And we do the same thing in our lives.

We Question God’s Intentions

Have you ever asked the question, “What is God doing in this situation?” If you think about it, that question is rarely asked when things are going well. We don’t tend to ask what God is doing, or even doubt him, when things are going our way. No, we tend to doubt God when we feel like he is working in a way that we disapprove of. It is then that we question God’s wisdom in a given situation.

We do this all the time. We disagree with how God handles our lives, thinking somehow that from our vantage point, we would do things better. If we were God, we would save all humanity, or end all evil, hunger and homelessness. If we were in charge, we would end all suffering. Somehow we believe that in our limited thinking, we would do things differently. Maybe if the all-knowing, limitless God, who created the universe and sustains it, could learn a thing or two from us in our high sense of goodness… And sure, we would never say or even allow ourselves to think that statement, but we hold similar beliefs in our hearts.

When we get frustrated, when we face hardships, or when we get upset that things don’t go our way, we get frustrated and wonder why God is doing this to us?! Why do I deserve this hardship? Not realizing that we are revealing our heart’s desire – that we expect God to provide a life for us that is free from hardships and pain – or at least to keep our hardships to a bare minimum. And when that is not the case, we may start to question God’s judgment and begin to doubt.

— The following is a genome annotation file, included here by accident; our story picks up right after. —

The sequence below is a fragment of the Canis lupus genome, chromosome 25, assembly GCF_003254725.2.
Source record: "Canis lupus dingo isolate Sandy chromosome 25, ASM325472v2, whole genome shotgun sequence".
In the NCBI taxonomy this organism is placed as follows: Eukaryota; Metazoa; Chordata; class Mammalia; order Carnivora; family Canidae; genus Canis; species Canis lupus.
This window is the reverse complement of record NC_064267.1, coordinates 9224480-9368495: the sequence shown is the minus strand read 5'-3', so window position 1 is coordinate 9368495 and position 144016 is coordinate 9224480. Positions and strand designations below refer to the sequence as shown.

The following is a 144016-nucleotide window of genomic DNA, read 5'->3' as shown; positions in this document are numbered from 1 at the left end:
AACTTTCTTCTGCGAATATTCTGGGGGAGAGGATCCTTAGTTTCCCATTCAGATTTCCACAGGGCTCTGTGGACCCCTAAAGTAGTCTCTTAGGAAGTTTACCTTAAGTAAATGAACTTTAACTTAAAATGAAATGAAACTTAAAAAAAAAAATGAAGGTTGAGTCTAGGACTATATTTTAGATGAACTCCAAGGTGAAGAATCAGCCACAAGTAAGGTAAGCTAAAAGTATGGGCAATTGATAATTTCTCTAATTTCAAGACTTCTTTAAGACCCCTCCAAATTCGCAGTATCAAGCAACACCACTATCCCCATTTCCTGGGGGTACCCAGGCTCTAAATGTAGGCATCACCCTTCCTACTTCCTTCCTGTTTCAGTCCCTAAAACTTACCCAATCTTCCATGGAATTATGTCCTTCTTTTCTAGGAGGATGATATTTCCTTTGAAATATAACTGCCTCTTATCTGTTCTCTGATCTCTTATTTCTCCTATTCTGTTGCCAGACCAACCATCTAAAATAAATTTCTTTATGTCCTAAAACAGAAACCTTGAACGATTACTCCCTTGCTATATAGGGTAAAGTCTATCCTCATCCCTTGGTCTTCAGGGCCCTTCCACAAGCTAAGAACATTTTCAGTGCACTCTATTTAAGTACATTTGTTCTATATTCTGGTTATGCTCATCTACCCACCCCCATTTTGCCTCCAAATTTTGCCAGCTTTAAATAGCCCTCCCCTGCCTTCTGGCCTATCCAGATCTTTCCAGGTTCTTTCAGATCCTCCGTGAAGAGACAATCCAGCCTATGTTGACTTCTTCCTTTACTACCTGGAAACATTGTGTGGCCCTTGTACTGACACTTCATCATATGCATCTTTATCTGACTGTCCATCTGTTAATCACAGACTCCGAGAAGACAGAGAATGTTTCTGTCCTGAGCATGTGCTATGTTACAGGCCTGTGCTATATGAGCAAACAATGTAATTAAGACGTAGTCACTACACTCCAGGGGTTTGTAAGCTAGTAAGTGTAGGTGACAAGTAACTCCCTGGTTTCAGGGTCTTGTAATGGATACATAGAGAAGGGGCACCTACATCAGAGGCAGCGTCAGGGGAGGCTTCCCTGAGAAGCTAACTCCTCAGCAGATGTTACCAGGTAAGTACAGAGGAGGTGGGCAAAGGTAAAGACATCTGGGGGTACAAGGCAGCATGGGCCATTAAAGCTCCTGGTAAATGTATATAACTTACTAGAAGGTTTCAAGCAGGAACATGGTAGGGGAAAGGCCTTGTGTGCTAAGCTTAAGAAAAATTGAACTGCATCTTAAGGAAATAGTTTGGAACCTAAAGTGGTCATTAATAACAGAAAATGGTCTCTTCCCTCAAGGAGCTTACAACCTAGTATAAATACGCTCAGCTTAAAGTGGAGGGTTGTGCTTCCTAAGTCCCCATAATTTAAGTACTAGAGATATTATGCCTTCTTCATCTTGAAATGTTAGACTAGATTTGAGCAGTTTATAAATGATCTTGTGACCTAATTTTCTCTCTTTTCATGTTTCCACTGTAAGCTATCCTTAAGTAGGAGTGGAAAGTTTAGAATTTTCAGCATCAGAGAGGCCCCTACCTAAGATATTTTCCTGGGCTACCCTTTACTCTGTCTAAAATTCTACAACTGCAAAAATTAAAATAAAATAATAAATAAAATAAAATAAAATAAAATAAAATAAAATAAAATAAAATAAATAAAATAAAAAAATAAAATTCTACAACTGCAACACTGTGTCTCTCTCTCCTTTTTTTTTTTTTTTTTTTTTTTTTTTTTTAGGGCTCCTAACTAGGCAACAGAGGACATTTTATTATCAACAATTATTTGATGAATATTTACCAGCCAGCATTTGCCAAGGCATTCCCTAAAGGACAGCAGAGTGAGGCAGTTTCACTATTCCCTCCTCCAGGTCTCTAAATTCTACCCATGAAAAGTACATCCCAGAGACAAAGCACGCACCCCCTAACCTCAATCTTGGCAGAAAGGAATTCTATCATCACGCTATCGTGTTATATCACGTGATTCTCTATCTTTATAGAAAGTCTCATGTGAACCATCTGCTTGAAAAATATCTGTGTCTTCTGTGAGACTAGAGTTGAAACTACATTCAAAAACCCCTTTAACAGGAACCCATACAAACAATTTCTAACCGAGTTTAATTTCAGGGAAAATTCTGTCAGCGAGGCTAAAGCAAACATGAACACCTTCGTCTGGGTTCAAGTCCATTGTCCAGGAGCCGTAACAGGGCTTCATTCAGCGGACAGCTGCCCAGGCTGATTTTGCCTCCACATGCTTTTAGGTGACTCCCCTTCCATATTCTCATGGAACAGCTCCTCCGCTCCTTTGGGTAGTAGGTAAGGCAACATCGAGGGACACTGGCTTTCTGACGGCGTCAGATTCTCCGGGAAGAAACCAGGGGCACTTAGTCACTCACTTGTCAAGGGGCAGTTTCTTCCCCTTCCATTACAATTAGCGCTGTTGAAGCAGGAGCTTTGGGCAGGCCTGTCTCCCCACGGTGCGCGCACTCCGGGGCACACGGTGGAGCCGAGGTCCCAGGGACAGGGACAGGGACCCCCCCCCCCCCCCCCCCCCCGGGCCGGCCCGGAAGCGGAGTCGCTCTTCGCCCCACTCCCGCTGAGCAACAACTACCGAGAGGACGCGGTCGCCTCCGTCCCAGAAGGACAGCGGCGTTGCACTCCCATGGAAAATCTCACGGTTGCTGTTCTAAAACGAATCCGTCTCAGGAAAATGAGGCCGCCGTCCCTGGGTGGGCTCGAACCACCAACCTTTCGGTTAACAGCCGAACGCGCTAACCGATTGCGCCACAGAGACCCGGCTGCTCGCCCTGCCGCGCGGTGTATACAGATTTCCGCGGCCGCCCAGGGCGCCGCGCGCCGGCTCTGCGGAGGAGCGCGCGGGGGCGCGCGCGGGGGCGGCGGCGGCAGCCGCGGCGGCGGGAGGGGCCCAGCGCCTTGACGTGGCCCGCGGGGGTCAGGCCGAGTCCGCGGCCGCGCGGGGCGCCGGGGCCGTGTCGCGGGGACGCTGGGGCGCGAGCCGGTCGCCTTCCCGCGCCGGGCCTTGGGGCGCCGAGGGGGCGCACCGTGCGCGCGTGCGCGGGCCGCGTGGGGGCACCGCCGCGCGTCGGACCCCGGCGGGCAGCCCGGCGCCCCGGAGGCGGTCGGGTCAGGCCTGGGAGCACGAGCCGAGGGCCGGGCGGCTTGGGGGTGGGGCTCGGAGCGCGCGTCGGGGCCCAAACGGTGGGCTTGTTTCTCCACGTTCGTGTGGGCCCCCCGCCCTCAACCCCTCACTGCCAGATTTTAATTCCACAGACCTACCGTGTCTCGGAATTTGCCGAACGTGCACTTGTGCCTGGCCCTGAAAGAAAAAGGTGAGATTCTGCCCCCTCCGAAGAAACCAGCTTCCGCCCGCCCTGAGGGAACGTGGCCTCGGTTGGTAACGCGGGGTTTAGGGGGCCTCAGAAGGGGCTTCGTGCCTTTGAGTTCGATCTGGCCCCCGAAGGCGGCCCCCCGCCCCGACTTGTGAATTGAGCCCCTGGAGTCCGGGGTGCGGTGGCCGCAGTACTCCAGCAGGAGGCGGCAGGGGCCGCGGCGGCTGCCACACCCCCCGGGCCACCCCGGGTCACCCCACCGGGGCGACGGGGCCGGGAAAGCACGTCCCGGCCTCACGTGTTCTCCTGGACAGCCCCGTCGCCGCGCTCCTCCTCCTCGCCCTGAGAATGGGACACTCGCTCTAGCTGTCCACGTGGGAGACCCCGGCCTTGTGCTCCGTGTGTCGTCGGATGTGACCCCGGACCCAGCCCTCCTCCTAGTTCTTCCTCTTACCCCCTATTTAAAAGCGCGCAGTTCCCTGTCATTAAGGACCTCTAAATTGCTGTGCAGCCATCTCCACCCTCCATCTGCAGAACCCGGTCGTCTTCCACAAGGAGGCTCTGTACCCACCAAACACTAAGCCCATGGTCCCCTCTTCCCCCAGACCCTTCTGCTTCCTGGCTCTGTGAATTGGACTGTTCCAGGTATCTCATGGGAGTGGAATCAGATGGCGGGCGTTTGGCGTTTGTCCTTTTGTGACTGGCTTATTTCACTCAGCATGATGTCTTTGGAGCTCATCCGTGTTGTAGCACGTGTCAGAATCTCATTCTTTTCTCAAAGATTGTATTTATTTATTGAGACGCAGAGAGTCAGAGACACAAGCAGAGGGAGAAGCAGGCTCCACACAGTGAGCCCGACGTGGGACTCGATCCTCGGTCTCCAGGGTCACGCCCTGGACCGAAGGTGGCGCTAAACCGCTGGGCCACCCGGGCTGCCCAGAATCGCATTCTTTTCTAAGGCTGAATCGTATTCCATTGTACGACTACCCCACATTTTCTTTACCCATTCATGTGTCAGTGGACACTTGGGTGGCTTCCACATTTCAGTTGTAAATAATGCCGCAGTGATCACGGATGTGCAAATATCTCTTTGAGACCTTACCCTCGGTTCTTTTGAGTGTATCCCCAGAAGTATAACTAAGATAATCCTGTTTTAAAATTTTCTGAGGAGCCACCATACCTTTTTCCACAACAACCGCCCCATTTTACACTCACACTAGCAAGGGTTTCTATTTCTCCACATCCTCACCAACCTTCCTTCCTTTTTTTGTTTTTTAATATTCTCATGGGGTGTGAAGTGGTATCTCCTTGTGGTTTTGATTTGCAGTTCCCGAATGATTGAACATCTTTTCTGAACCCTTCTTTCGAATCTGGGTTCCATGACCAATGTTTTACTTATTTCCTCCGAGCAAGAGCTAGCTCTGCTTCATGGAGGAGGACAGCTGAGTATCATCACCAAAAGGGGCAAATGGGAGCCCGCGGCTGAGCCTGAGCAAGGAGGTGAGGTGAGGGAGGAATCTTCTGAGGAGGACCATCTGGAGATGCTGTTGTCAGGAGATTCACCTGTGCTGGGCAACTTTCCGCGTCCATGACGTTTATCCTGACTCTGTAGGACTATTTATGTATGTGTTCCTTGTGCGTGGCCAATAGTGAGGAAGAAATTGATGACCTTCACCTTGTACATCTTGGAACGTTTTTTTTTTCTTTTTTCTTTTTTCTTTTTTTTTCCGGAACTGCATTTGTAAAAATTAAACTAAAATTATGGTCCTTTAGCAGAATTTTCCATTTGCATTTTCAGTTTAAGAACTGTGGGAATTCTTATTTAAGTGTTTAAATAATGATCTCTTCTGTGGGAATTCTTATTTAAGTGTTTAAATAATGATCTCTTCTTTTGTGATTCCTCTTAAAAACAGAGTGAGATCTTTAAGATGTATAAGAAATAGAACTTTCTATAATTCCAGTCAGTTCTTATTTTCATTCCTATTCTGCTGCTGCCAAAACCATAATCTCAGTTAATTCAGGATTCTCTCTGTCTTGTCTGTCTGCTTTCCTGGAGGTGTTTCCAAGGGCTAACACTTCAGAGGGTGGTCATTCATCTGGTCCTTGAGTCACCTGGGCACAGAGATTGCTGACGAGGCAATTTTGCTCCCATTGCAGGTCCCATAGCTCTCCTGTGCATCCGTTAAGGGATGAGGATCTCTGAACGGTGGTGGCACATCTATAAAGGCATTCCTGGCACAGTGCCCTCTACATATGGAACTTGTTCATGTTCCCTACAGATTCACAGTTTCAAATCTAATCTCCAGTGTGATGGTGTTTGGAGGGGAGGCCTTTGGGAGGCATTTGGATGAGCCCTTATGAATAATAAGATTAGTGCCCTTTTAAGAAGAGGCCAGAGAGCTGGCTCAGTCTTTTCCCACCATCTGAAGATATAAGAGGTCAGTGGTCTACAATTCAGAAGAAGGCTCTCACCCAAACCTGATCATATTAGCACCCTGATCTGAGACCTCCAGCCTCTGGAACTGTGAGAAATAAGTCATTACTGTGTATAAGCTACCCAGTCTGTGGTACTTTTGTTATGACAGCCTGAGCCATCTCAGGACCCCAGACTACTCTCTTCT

We might begin to think, “If we cannot trust God, who can we trust?” The unspoken answer is, “ourselves.” We become judge and jury. We believe we get to determine what is right and wrong, and when it is right and wrong.

We reason, like Abraham and Sarah, that if God promised to be with us and to bless us, but then does not give us what we want when and how we want it, we wonder…is he even there at all? We start to doubt him and wonder if he even cares about us. Can we trust him? Or is he a distant, far-away God, who does not concern himself with our personal lives?

And far from being upset with us, God demonstrates incredible patience and love by showing us the truth of who he is.

God Reveals His Intentions